Flashback 1982: Diamond Finals Dominated by 1-Run Title Deciders

By Ron Pesch
MHSAA historian

June 6, 2022

Heavy downpours earlier in the week, combined with all-night rain on Friday, meant the title games in both baseball and softball were postponed from Saturday, June 19 to the following Monday.


Those baseball fans making the trip to Central Michigan University’s Alumni Field for the 1982 MHSAA Baseball Finals saw five of the Detroit Free Press’ 11-member Dream team – Rick Leppien of Midland, Bill Hanis from Plymouth Canton, Paul Ouillette from Bay City Handy, Frank Kendall of Mesick and Ron Fillmore from Sanford Meridian (a rare all-stater in three sports).

Runner-up in Class D in 1981, Mesick brought home a state title in ’82, posting a 30-0-1 record, capped by a thrilling – and for some, controversial – 3-2 win over Colon before an opening game crowd of 500.

Colon grabbed a 2-1 advantage in the third inning and had multiple opportunities to up its lead, loading the bases in both the fourth and again in the top of the sixth innings. But the Magi were unable to capitalize. In the bottom of the sixth with one out, Mesick’s Monty Geiger ripped an opposite-field double within inches of the rightfield foul line, scoring Chuck Hockey to knot the game at 2-2, setting the stage for a thrilling finish.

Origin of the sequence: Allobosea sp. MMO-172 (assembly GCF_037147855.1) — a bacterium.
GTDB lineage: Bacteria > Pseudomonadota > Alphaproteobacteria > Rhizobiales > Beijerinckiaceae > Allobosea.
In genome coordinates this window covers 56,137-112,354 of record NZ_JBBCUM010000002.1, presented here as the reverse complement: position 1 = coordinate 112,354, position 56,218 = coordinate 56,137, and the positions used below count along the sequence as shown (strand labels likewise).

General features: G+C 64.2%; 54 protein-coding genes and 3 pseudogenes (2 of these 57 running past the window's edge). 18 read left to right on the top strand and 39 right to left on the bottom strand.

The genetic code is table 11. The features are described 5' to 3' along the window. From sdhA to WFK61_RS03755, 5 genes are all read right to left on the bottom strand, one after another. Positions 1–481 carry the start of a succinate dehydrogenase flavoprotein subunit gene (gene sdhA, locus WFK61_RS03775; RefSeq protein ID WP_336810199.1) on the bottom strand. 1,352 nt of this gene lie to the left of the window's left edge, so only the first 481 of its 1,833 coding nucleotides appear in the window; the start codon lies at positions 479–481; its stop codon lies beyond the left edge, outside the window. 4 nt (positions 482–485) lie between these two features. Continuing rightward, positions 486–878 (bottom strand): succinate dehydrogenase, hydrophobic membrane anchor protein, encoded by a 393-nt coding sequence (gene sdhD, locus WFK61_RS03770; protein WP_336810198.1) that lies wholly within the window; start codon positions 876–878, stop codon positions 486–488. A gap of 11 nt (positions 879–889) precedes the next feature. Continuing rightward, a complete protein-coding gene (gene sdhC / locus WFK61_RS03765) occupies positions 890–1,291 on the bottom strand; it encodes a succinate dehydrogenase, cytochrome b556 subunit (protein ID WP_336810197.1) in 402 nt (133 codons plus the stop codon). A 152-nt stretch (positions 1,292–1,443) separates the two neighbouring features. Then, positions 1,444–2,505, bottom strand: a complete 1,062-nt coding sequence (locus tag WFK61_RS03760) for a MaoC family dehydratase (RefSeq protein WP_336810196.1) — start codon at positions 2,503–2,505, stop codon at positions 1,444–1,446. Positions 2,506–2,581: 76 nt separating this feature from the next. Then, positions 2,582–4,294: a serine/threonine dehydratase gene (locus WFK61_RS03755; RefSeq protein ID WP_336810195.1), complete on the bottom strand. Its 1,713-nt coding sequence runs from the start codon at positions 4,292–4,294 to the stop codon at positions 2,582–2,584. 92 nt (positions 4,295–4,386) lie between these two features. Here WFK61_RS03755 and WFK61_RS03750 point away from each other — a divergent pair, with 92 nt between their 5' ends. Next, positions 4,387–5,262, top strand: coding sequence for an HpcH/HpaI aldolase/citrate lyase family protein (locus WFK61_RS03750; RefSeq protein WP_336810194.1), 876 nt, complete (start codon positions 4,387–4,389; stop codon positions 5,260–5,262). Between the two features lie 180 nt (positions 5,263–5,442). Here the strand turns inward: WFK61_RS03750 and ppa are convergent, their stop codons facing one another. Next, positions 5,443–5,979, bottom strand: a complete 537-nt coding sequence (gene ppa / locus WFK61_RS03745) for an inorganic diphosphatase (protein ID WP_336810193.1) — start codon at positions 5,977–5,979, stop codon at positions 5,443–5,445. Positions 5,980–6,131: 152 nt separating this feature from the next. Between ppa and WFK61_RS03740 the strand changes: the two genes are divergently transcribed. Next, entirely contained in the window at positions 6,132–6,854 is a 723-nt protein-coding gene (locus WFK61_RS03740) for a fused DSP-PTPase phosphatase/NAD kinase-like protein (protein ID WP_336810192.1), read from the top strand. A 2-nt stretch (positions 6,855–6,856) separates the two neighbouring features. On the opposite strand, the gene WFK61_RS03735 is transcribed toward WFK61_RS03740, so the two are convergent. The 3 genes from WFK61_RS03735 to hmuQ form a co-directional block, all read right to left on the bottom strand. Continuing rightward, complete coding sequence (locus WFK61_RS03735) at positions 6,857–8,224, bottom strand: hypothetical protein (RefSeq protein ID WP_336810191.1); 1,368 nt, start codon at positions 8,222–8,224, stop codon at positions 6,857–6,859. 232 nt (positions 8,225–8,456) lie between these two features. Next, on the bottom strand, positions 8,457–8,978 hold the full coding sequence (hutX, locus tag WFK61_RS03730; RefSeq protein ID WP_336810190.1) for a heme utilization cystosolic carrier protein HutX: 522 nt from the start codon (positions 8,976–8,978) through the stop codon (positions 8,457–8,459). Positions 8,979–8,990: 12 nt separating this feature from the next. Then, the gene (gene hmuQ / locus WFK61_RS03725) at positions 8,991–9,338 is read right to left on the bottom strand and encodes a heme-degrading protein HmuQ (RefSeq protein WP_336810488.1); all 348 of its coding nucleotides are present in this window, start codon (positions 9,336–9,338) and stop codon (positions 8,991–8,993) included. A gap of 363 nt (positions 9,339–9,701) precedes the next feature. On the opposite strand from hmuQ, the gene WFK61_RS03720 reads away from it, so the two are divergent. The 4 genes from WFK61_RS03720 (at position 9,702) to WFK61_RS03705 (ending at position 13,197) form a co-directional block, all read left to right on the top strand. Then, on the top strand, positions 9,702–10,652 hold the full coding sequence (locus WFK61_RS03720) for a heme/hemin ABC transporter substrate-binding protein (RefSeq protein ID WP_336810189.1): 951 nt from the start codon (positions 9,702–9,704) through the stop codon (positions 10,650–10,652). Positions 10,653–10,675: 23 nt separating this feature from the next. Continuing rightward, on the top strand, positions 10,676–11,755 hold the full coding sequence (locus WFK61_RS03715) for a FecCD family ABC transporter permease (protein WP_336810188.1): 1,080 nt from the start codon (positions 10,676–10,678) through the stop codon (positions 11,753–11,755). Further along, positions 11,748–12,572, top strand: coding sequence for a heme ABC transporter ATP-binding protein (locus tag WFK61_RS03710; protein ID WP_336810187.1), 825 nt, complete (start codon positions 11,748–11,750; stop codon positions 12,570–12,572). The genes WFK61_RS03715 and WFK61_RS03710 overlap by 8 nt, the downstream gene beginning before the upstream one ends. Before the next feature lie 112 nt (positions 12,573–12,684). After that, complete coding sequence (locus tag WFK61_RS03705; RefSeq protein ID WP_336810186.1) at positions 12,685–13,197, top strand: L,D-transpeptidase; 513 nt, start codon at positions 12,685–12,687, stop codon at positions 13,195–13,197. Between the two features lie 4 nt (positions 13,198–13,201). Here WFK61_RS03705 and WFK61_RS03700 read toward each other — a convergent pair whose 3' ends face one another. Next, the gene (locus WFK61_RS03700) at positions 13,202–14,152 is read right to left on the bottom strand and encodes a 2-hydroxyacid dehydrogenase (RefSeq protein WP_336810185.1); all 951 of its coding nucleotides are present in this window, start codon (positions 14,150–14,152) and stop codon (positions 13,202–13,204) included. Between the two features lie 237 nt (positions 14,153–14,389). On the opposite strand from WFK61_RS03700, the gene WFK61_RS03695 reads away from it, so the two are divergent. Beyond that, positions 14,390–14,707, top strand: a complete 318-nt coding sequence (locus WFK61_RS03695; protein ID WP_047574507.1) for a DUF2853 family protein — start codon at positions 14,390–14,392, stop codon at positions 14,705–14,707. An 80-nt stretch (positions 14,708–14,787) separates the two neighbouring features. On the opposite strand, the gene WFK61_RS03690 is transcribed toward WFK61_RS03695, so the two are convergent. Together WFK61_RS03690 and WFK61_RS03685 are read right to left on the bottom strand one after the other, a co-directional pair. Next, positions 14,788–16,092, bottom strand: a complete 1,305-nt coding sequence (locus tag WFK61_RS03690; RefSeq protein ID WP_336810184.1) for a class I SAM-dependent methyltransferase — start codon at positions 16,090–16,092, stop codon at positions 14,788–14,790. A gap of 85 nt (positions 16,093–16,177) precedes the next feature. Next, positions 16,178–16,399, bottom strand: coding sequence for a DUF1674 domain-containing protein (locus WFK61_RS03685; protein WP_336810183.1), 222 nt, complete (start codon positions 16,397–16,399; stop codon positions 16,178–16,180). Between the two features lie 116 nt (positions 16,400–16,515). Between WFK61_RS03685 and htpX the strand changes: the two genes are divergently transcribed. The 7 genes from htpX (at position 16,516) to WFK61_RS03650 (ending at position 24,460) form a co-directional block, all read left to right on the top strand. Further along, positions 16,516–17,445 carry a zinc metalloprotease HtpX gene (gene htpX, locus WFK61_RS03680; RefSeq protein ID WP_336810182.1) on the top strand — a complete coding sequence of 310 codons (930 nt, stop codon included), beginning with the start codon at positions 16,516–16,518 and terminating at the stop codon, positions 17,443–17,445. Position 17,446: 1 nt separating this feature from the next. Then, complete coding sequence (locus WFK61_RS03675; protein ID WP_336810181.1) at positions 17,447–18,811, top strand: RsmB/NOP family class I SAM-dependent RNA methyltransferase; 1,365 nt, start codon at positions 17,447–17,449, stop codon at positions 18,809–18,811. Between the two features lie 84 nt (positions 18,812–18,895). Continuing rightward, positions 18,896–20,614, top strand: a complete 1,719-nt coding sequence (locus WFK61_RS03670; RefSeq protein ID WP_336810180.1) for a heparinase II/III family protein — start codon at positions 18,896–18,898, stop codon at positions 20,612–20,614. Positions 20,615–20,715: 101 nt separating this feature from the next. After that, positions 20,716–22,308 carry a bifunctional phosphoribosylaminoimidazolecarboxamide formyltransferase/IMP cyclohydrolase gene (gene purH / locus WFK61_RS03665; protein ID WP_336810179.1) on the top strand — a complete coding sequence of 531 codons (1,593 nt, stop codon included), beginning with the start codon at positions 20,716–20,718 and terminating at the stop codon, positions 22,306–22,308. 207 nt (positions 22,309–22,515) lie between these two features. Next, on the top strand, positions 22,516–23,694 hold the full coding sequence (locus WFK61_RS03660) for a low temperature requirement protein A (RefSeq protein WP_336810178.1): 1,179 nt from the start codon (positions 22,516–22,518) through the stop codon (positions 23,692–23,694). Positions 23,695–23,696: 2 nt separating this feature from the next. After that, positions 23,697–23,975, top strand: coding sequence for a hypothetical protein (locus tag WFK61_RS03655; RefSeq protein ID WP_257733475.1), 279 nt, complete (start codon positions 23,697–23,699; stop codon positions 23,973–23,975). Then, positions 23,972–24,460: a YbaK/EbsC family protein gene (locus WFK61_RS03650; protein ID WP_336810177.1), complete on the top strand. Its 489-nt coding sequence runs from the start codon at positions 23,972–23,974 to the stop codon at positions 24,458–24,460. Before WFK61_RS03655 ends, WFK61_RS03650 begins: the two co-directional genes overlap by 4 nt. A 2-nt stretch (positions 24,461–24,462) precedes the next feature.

Mesick baseballIn the seventh, with Mesick runners at second and third and nobody out, Colon coach Mike Sowles ordered an intentional walk to Bulldogs star Frank Kendall. With the bases loaded, a grounder to short was tossed to home plate for the inning’s first out. Another near-identical shot, again to the shortstop, followed. The throw to the plate was accurate and beat the sliding runner, Ken LeFountain. However, the umpire ruled the catcher had been pulled off the plate by the throw, allowing Mesick to score the game winner.

“Our clutch hitting didn’t come through for the first time in a long time,” said Sowles to the Battle Creek Enquirer. His team had stranded 13 runners on the morning. “We just didn’t get the key hits to put them away.”

"Most observers in the press box located directly behind home plate, thought the umpire was right,” stated Steve Morse, staff writer at the Enquirer, who had covered the game.

While Sowles disagreed with the game-ending call, he added, “You’ve got to give credit to Mesick. They pitched out of those jams time and time again.”

Also named all-state in football and basketball, Sanford Meridian’s Ron Fillmore doubled off the centerfield fence, then scored what proved to be the winning run in the fifth inning following a two-out single by catcher Brian Garner as the Mustangs downed Buchanan 6-4 to earn the Class C baseball crown. It was the second consecutive runner-up finish for the Bucks, who finished the year at 25-6.

Beaten only once, at a tournament during the regular season by eventual Class A champion Midland, Sanford Meridian (29-1) banged out 13 hits and opened the scoring in the top of the first when Dave Ehlert scored on a double steal. The Mustangs then added runs in the second, and a pair in the third inning, for a 4-1 lead.